Published on February 20, 2018, at 9:37 a.m.
by Darsey Norton.
The working culture in America is shifting as more workers make use of flexible employment opportunities. According to a report by Global Workplace Analytics, the number of employees working from home between 2005 and 2015 has increased by 115 percent. This growing trend could change the way public relations practitioners view their careers in the industry.
In the last decade there has been a major change in the way we communicate as a society. Smartphones and laptops have made staying in contact with family, friends and clients effortless. Furthermore, technological advances have made it easier for remote workers to stay connected even when away from the office. A 2015 PR Week Report found that 91.8 percent of workers surveyed had the ability to work from home.
In the field of communication, this means practitioners have a wider reach than ever. Millennials are more migrant than previous generations, and they are less likely to stay in a position that does not offer competitive benefits. To attract talent and maintain brand loyalty, employers are exploring more ways to incorporate flexible work schedules.
According to recent data, 3.7 million employees currently work from home; however, that number is projected to rise as more companies implement flexible work schedules. Kaitlin Jarvis, senior account executive at Brandware PR, works remotely from her home in Alabama while still maintaining a vast client list. Brandware’s flexible work schedule allows Jarvis to thrive in her industry without compromising her lifestyle goals.
“It used to be that if you wanted to work in PR you had to be in a big city. You have all these creatives that are great for PR but not all of us have that same lifestyle. To attract that talent, employers have to start allowing people to have more flexible work options such as working from home,” said Jarvis.
Taylor Moore is an assistant account executive at Brandware, who like Jarvis, takes advantage of Brandware’s flexible work options. Her ability to work from home allows her to juggle work and personal life.
“I’m not married and don’t have kids, but I am in a long-distance relationship with a guy in San Diego,” explained Moore. “Having the flexibility to work remotely is a total blessing on that end, because I can visit him without interrupting my work schedule.”
Pros and cons
While more work flexibility is ideal for some employees, it might not be for everyone. Working from home gives employees more control and flexibility. However, office culture and dynamics among employees could suffer as more employees utilize remote working benefits. Moore and Jarvis explained some of the pros and cons of working from home.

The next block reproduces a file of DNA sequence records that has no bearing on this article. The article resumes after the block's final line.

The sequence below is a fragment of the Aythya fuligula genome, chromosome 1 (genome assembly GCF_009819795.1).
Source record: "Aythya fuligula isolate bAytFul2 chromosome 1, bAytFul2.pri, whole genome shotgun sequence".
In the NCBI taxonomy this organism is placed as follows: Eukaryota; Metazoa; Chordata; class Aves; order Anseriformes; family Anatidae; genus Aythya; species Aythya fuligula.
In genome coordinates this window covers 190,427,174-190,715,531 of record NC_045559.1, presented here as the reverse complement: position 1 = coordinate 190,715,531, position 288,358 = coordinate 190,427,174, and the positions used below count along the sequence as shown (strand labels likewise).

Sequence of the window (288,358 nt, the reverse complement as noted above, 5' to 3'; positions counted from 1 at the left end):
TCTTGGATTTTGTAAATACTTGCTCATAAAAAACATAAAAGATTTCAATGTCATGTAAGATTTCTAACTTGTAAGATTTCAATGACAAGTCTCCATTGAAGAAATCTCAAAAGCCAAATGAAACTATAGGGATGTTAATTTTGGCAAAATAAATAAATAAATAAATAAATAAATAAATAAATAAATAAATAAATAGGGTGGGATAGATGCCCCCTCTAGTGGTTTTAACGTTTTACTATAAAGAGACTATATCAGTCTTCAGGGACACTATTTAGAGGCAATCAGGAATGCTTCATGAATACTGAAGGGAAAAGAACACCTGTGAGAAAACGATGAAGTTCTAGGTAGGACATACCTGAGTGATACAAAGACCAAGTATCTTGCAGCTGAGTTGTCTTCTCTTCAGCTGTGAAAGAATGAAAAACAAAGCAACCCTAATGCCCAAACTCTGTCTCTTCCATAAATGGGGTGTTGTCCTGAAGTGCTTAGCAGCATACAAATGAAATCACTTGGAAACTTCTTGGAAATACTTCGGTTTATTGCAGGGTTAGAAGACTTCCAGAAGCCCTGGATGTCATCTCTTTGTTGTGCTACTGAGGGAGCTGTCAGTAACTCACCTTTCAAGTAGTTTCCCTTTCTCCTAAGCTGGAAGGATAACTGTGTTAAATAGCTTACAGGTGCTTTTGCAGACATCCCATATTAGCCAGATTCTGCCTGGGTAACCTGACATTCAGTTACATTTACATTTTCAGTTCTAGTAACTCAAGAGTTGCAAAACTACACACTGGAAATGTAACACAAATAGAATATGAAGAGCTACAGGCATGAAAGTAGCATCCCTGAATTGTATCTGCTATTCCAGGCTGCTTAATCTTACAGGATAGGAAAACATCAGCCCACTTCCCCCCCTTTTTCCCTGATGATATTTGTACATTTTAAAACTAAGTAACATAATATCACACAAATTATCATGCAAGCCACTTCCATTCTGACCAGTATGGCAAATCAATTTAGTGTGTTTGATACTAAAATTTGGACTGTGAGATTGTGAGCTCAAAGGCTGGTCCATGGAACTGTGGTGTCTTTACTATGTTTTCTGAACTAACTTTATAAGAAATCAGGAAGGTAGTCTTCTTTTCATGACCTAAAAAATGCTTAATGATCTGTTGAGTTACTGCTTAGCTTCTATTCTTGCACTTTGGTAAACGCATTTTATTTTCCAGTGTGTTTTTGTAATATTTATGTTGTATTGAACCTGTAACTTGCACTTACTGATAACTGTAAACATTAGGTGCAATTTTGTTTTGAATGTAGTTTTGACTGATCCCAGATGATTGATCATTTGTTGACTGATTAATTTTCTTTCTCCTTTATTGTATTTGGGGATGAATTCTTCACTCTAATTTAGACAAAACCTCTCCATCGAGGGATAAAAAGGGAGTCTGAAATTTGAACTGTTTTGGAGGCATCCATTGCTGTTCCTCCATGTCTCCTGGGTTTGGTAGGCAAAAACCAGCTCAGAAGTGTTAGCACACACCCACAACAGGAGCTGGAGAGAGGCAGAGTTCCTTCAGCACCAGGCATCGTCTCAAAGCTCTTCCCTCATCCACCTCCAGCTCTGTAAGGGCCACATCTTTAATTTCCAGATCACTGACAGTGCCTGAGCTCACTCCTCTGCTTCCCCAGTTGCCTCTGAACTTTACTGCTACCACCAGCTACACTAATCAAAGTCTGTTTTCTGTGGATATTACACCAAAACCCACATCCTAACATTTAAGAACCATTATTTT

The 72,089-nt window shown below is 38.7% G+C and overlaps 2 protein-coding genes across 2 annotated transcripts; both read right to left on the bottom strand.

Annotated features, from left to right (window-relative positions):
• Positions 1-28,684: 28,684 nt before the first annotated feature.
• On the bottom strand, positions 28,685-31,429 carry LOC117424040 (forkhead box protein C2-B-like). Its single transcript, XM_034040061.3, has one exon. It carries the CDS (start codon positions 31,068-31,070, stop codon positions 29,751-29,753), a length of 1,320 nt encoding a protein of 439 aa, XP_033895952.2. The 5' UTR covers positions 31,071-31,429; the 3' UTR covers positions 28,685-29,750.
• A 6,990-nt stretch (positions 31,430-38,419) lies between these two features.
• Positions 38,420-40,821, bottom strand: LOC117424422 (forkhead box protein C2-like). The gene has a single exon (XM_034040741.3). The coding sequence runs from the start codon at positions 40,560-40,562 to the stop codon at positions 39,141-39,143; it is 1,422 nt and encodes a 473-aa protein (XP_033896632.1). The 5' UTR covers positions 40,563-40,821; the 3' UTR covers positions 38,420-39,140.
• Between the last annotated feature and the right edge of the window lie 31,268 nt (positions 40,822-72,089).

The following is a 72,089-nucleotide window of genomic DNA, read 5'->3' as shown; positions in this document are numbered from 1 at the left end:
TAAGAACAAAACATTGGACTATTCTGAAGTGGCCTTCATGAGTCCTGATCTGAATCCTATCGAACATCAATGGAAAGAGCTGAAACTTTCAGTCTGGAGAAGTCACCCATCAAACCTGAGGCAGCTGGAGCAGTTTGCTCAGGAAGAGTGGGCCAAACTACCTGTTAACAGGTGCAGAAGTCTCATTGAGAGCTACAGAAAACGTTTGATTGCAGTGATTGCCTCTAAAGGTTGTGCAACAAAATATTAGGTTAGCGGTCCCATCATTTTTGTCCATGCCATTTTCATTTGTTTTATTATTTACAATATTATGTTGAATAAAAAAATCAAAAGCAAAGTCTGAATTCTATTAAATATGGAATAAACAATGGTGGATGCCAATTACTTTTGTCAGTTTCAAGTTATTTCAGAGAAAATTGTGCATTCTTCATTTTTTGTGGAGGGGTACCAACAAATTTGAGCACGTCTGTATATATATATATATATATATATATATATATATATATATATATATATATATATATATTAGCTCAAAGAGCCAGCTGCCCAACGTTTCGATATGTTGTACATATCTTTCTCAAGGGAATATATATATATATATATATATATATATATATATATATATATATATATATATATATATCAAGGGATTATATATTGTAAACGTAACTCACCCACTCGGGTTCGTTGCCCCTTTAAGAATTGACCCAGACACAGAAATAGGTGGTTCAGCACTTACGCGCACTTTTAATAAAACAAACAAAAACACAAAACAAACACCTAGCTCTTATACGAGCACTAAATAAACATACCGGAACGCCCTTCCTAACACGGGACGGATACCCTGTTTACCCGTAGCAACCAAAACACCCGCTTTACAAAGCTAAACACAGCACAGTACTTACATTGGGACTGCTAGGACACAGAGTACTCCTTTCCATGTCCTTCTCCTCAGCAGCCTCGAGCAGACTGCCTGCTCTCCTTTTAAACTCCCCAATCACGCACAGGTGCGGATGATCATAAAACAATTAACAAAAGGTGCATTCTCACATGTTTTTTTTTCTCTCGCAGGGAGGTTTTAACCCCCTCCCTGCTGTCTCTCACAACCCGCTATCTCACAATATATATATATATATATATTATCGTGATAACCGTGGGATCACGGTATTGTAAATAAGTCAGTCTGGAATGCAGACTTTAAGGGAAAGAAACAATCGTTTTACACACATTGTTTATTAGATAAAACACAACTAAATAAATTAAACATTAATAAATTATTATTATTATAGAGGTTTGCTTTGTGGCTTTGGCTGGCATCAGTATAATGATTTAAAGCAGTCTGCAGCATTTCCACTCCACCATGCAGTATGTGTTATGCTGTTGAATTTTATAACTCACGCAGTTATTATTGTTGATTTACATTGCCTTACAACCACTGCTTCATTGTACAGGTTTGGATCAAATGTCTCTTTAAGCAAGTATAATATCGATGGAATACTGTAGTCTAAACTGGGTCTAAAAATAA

“It’s a lot easier for me to focus and be heads-down when I’m home,” said Moore. “When I’m sick and don’t want to contaminate my co-workers but I can still work, I don’t have to take a sick day and spend time trying to catch up. The con is that it can be lonely. I’m a very social person, and it can be a little maddening when you’re sitting at home without anyone to banter with or talk to. I think that’s why flexible work spaces are so important.”
“I can literally work from anywhere — not just from home, Jarvis explained. “I travel much more now that I’m telecommuting because I don’t have to take a vacation day when I’m not physically in the office. I’ll take a redeye to Orlando or New York or wherever, land in time to work my normal hours, and then I have the evening and weekends to spend exploring.”
Jarvis and Moore both emphasized the importance of gaining experience before making the leap to telecommuting. Jarvis secured several internships throughout college, which gave her the experience needed to manage the responsibility of working from home.
“I had multiple jobs and internships in the industry before I even graduated. I was really implementing communication tactics that I learned in the classroom outside of the classroom,” said Jarvis. “I can’t put into words how much that helped me in retaining information and taking it from the classroom to real life. It gave my employers confidence in my skillset upon graduation and transformed into opportunities such as working from home rather early in my career.”
So, how can you command competitive benefits in a position right out of college? Moore offered advice to young PR practitioners interested in a flexible work schedule.
“It’s a privilege that comes with experience,” Moore explained. “The more you show that you can handle tasks on your own and earn the trust of your supervisor, the more likely they’ll allow more flexibility with your work’s pace.”